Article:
DI: A concert is one of the most important things in the life of the artist. The most beautiful thing about it for me lies in the very roots of the function of the event - sharing and communicating on an emotional and intellectual level with other people. Since Music knows of no boundaries, creed, race, color or faith, It can be shared with all people universally. So I’d say that the most noble thing for me is the opportunity to communicate with so many people in a language that everybody understands. Of course, amongst the many pleasures of performing I always include things such as the hypnotic charge and atmosphere, spontaneity, adrenalin rush, chance of uncertainty, expectations, the process of communication, meeting new people, new situations and countless other things.
All of these things contribute to progress in life as a person and of course, as a musician.
CP: Who is your favorite pianist, or pianists?
DI: To set apart several of piano players from the complete human history is a daunting task, since I try to extract knowledge from everybody, and there are so many phenomenal musicians. But without any consideration I would immediately say that I have learned the most from the incredible Sergey Rachmaninoff, whose approach to the music material is based on the fact that he sees things through the prism of the composer and creator. Amongst other people, I would mention greats such as Sviatoslav Richter, Ivo Pogorelich, Martha Argerich and others too many to mention.
CP: Which one is your favorite concert hall and why?
DI: My favorite concert hall is always the one I’m about to play in next, only because of the fact that it will be a new thing for me, something I have never seen, and a great learning experience. So I couldn’t name a specific concert hall or a certain type of an audience that suits my performance.
DI: Without any doubt whatsoever, storytelling. Music must be lived through, felt and experienced on all levels individually, so it can, through us, touch the hearts of others.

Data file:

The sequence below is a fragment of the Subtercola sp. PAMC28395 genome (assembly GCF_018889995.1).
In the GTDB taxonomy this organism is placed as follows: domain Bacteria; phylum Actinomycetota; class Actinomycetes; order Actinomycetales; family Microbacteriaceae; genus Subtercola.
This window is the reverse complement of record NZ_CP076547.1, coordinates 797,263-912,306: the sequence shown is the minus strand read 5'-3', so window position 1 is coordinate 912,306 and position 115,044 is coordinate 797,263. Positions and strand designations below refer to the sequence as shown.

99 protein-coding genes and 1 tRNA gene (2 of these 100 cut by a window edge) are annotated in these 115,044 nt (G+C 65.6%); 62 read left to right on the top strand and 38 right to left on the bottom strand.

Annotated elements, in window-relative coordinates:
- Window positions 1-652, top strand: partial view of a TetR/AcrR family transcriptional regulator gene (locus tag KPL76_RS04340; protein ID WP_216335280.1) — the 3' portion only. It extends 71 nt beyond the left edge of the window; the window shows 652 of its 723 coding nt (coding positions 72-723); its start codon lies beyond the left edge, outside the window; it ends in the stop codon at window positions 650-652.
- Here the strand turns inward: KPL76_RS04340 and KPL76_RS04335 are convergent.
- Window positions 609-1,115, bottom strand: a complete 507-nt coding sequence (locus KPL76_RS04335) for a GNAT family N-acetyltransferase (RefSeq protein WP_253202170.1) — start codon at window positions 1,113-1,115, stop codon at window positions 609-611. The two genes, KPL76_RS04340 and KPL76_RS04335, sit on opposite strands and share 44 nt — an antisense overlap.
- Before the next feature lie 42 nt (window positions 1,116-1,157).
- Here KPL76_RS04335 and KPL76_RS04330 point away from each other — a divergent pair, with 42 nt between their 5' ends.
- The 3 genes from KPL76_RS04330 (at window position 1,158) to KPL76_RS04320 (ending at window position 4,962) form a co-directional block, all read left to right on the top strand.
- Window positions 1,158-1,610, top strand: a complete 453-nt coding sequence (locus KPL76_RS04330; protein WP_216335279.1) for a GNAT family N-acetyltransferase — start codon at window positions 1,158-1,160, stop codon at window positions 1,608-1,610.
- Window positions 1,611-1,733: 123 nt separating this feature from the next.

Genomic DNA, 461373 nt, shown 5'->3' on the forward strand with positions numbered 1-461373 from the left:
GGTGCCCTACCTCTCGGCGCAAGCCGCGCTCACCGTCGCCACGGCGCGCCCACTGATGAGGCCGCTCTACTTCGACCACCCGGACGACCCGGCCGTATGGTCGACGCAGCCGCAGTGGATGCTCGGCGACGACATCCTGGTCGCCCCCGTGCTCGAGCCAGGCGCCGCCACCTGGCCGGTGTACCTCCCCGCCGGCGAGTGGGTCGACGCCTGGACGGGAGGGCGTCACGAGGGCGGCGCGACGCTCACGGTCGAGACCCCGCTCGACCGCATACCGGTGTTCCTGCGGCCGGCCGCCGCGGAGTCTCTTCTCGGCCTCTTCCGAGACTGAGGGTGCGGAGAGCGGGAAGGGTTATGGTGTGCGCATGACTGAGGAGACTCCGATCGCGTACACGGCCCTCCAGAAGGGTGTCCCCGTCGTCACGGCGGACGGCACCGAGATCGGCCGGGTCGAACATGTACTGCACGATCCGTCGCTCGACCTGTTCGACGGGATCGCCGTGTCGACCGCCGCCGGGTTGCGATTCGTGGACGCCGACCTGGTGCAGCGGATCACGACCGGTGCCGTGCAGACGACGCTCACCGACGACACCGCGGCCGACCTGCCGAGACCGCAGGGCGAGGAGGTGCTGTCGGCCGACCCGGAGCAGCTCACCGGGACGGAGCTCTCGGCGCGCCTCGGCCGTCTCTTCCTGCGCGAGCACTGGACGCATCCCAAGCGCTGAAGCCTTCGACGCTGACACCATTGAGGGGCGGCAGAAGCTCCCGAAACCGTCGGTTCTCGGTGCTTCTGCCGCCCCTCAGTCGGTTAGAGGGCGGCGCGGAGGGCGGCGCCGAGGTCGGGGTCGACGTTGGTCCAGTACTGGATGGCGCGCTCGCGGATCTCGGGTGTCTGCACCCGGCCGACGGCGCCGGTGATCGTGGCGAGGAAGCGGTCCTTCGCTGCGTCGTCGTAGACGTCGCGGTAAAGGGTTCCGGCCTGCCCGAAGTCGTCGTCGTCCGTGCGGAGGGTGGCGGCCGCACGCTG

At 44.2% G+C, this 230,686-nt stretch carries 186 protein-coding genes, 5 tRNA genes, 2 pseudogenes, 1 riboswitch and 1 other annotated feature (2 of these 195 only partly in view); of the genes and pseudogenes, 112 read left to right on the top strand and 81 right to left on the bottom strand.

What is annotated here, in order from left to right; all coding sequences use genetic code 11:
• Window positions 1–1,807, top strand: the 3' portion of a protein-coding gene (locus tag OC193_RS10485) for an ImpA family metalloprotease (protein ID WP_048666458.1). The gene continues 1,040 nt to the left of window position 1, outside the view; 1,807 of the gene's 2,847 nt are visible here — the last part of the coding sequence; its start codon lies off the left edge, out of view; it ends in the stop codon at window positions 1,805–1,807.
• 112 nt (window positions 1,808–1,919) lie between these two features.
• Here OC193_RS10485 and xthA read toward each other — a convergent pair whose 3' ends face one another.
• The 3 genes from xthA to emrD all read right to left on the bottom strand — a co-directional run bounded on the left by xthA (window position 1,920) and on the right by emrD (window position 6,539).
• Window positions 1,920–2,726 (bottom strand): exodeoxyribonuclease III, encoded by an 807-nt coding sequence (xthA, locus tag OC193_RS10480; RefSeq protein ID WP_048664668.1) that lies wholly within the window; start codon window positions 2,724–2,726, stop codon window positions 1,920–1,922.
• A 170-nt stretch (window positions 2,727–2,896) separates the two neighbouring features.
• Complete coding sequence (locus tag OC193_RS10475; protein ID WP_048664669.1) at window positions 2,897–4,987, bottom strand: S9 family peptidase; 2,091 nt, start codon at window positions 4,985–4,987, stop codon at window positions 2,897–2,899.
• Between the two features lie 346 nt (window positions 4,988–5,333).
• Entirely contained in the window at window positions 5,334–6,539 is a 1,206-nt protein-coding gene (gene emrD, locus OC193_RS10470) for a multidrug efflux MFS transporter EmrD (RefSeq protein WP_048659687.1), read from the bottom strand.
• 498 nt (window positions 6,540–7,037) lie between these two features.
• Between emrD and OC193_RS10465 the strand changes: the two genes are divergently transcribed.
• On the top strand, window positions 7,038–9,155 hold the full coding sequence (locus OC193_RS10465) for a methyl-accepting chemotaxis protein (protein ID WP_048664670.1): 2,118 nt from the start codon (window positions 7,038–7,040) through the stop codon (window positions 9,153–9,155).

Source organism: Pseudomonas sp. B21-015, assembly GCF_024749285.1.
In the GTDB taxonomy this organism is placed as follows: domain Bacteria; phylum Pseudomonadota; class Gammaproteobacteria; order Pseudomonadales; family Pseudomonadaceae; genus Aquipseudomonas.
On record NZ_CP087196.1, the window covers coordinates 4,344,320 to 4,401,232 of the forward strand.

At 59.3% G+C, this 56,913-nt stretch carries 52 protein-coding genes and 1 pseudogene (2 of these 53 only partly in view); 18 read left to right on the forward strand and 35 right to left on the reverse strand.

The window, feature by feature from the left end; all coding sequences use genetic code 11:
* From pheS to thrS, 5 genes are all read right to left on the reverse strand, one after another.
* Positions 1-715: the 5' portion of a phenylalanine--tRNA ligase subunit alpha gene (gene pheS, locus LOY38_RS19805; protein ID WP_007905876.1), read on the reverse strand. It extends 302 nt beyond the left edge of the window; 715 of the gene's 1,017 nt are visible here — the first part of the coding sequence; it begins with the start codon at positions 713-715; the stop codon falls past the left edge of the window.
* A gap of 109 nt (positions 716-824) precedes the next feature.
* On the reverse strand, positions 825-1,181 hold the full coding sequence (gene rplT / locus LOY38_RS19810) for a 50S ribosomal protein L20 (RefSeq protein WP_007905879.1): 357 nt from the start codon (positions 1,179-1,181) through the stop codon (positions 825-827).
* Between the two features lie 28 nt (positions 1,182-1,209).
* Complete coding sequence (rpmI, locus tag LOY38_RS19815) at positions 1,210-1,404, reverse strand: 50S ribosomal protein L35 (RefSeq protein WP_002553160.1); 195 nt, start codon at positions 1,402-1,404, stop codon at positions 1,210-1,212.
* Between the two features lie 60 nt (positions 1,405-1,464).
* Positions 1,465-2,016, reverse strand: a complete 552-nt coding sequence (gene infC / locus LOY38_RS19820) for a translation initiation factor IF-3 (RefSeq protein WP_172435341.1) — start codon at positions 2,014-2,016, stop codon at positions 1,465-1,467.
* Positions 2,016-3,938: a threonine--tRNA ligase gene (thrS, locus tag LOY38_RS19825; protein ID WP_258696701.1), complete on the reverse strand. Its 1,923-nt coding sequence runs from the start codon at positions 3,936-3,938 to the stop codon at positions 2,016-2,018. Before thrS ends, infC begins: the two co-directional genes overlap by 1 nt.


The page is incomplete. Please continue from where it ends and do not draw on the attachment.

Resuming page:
Of course, technical perfection is extremely important, but only in the service of the idea that we desire to communicate. Only then, I believe, can One touch the hearts and souls of others.
CP: Career wise, where do you see yourself ten years from now?
DI: I see myself as an individual whose professional choice is Music. It is a great desire of mine to share the knowledge and experience I accumulate, so an important part of my aspirations is pedagogy. I hope that concert activities will continue to rise exponentially with my development, so I would like to continue to give performances in parallel to my work in the field of music education.
Among other aspirations of mine is certainly the art of composition, which I desire to pursuit, as well as hopes that some day I might take on the conductor’s baton as well.
CP: Your advice for beginners, to piano players foremost, but also to other artists...
DI: The general rule and starting point in Life is to have a dream, and to work on achieving it, with passion, fire and selflessness. Therefore my message to younger people starting up, is to dream, to experience life and to work diligently, but not to forget that Life is to be experienced from all sides of the coin - pleasure, inconvenience, joy, love and all kinds of different emotions. Only then will they achieve the pursuit of their dream.
CP: We wish you much luck and success in your pursuit of musical excellence.